Saturday, March 06, 2010

How Lankans pay for war against LTTE

Premier Ratnasiri Wickremanayake has attributed the high cost of living in Sri Lanka to large payments being made to other countries for weapons purchased to fight the recently-concluded war with Liberation Tigers of Tamil Eelam (LTTE).

The final phase of the Eelam IV war had concluded in May last year, with the killing of LTTE supremo Velupillai Prabhakaran.

"We are yet to complete payment of the bill on certain things that were provided to us by other countries as assistance for the humanitarian operations," Wickremanayake said, adding it is not proper to expect the government will have enough money immediately after such a protracted war.

"The people should be made aware of this. Some think that since this is now over, the money will be saved. They also think the prices of goods can be reduced and various other forms of relief can be granted," he said.

But we still have to pay many bills, the Prime Minister insisted.

"Therefore, we cannot reduce the prices of goods very drastically in line with world market prices. But we can provide concessions. We have even provided tax concessions on
certain goods," he told a recent meeting in Horana in Western Sri Lanka.

However, economists have argued that the government could have reduced prices of certain commodities
when prices remained weak in the international market last year.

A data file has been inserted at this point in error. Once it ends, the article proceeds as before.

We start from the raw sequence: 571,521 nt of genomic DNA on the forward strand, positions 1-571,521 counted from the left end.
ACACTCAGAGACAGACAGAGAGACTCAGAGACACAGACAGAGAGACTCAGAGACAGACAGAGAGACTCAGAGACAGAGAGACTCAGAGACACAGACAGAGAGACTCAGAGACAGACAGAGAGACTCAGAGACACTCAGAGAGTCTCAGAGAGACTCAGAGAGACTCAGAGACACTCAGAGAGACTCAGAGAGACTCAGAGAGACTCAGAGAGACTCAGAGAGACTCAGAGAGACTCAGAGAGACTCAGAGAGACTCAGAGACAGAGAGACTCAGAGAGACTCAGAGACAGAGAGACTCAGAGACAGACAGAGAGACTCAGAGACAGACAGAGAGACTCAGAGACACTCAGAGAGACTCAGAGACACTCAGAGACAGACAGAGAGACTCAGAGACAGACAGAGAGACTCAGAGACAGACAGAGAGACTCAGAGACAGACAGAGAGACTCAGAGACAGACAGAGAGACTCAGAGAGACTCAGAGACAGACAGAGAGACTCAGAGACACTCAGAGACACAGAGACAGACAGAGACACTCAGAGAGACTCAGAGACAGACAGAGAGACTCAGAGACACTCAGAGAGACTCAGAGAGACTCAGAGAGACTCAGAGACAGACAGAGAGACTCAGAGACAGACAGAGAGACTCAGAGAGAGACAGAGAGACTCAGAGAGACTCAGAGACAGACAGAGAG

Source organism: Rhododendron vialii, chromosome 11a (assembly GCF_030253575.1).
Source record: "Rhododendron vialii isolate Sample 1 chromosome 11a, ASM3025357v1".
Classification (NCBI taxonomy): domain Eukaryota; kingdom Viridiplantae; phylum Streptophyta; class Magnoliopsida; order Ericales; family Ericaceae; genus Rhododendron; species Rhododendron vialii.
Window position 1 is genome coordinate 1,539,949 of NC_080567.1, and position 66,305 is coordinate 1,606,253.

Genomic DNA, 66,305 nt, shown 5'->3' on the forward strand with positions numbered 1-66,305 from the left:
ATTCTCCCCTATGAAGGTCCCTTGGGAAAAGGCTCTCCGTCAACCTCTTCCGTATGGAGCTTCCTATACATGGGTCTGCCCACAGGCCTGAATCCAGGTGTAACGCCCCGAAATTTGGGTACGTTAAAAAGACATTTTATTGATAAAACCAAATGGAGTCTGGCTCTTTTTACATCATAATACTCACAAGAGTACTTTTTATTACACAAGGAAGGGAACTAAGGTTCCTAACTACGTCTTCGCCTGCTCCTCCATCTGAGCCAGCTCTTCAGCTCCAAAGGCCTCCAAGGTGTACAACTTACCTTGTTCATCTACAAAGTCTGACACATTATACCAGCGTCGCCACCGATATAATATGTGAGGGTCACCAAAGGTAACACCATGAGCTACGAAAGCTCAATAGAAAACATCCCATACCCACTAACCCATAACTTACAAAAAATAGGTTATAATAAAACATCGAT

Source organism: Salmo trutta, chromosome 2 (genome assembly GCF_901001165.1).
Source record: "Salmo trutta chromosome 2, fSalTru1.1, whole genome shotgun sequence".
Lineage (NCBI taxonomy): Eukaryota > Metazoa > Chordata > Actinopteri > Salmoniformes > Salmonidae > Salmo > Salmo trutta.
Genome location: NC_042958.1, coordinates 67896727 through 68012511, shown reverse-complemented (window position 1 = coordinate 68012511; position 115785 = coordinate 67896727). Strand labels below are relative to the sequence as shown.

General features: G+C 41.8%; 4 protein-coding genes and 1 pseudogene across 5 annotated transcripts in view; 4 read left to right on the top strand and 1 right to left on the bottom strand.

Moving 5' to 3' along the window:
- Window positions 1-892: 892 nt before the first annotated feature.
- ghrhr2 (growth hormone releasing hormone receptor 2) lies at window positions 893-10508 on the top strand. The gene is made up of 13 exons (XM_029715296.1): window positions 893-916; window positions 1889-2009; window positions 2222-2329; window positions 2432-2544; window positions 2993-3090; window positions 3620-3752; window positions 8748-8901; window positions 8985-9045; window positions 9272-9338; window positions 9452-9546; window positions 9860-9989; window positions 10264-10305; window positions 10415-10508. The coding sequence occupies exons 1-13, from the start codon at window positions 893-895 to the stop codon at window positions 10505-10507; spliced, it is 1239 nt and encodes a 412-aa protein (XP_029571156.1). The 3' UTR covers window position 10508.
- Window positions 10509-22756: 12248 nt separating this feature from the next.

Wickremanayake also stressed that the government hoped to implement a rapid development programme after the April 8 general election to fulfil the aspirations of the public.

Meanwhile, the state radio quoted the Prime Minister as saying that the argument that cost of living should come down soon after the war was over, was not correct.

He explained that it is not practical to reduce cost of living immediately as the government has to pay large amount of money for weapons that were bought during the war time, the Sri Lanka Broadcasting Corporation reported.

Sri Lanka has exceeded the 2009 budget deficit target of 7 per cent of Gross Domestic Product (GDP) provided for under an International Monetary Fund (IMF) programme as it rose to 9.7 per cent during the period, according to an official report.

"While the short term economic stabilisation aspect of the IMF programme has been achieved, the government continues to remain engaged with the Fund to address medium term economic recovery in the context of post-war economic prospects and global economic recovery," said the Sri Lankan Ministry of Finance and Planning in its 'Pre-Election Budgetary Position Report' released recently.

Accordingly, the release of the third tranche of IMF loan amounting to USD 326 million will be delayed till the review is completed, as at this stage there is no urgent requirement to further strengthen external finances, it said.


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